Why do candidates who know they have absolutely no chance of winning an election insist on contesting? Why do some repeatedly choose to punch above their natural political weight?
Chris Okotie, who became a music icon while a law student in the 1980s before he discovered Christ and abandoned secular music to become a pastor, will contest for the presidency in the April 2011 polls under the banner of Fresh Democratic Party. It will be his third attempt. Sarah Jibril, the only female candidate in the last PDP presidential primaries received a standing ovation when one vote, her own vote, was eventually announced to her name. She has been a perennial candidate since 1992. Professor Pat Utomi, a very brilliant mind who got a PhD at 26, is the presidential candidate of the Social Democratic Mega Party. In the 2007 elections, he was also the presidential candidate of the African Democratic Congress. Dele Momodu, publisher of Ovation, a glossy that celebrates vanity, tried to run for President under the Labour Party, and when the party told him he did not have what it takes to run for such a high office, he went to an even smaller fringe party, the National Conscience Party, where he emerged as the party’s presidential candidate.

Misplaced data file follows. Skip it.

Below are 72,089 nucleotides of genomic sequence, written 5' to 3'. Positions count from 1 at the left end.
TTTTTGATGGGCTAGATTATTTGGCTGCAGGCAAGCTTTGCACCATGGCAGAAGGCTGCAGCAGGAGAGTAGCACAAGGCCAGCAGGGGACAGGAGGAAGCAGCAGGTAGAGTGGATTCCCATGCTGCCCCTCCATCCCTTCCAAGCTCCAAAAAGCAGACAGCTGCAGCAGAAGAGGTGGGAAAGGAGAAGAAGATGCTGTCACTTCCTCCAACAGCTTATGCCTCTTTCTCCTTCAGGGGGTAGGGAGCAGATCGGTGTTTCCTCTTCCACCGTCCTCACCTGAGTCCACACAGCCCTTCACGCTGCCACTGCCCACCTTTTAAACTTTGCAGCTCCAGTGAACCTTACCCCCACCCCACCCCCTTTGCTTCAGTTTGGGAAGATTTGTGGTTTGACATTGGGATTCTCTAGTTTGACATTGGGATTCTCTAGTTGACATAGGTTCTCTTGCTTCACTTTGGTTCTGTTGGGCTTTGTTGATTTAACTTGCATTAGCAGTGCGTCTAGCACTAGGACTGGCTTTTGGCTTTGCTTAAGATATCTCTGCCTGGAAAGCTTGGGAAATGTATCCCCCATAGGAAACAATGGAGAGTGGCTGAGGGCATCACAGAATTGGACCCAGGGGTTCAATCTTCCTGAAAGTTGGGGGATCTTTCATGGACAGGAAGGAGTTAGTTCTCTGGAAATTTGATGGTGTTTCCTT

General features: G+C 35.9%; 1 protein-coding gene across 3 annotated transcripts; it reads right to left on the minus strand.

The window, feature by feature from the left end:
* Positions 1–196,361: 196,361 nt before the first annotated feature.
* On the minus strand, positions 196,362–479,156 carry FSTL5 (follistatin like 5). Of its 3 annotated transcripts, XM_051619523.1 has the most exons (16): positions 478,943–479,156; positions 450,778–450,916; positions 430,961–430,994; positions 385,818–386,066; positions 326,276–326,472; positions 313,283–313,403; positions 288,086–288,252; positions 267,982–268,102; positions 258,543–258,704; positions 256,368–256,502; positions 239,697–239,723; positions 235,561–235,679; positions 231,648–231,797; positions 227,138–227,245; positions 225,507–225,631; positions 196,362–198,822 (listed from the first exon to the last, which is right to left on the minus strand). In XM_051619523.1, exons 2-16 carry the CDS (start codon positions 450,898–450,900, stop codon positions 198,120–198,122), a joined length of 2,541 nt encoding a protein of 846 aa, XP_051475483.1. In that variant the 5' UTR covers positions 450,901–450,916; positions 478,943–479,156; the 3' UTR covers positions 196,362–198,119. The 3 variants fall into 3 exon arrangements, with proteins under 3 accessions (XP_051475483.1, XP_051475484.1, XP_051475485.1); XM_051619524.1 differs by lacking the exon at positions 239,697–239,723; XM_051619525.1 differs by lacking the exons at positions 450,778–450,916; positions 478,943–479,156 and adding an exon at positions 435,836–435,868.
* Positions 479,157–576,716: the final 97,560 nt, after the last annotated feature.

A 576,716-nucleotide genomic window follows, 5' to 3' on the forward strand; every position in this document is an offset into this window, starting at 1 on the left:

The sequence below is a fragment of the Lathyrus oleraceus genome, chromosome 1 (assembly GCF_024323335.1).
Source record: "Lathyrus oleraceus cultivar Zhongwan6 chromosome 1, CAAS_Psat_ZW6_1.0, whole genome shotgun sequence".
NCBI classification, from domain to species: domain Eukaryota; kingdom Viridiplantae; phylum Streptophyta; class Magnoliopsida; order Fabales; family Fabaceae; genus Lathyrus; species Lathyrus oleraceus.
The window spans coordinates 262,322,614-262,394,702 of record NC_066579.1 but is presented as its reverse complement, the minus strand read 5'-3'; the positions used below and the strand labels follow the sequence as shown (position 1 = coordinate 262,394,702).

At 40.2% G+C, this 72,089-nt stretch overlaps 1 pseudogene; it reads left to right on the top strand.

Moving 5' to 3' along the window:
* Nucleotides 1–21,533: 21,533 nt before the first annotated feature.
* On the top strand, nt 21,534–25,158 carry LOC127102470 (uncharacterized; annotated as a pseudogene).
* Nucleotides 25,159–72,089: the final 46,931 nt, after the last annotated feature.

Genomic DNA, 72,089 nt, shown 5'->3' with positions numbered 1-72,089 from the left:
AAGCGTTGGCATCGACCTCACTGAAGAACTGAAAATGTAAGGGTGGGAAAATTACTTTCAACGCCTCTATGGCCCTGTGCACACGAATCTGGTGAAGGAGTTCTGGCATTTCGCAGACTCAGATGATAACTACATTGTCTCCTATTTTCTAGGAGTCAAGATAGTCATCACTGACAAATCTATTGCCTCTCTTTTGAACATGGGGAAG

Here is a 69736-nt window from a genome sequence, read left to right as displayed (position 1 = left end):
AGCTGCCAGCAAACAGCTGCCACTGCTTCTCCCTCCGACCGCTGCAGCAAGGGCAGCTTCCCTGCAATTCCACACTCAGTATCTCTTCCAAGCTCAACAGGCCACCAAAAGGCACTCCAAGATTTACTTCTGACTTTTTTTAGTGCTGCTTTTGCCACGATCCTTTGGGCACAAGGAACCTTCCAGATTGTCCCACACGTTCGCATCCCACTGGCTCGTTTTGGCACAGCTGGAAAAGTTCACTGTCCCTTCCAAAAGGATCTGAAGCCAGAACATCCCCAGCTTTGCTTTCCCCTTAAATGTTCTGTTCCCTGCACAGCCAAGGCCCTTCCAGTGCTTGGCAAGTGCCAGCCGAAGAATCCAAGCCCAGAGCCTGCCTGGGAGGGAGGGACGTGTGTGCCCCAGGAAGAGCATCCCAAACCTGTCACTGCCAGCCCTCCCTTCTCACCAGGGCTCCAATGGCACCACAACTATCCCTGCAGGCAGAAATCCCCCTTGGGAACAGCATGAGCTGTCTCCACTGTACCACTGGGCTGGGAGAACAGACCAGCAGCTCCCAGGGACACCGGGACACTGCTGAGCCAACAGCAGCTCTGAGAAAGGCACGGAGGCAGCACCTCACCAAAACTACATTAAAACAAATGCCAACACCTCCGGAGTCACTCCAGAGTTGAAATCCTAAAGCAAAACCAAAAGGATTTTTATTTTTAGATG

In fact among the 21 candidates cleared by INEC to run for the Presidency in the April polls, less than seven are likely to have any electoral impact even in their wards. So why are these people in the race? Several observations could be made:
One, protest politics – narrowly defined here to mean contesting for the presidency when you have absolutely no chance of impacting on the electoral outcome - must be distinguished from ideologically-driven movements and cause groups such as environmentalists or labour unions which contest in some countries often for the purpose of making the cause they espouse top of the political agenda. My personal opinion is that there are few, if any, ideologically-driven movements or cause groups in the country despite a tendency by some actors to sanctimoniously appropriate the label of ‘progressives’ to themselves.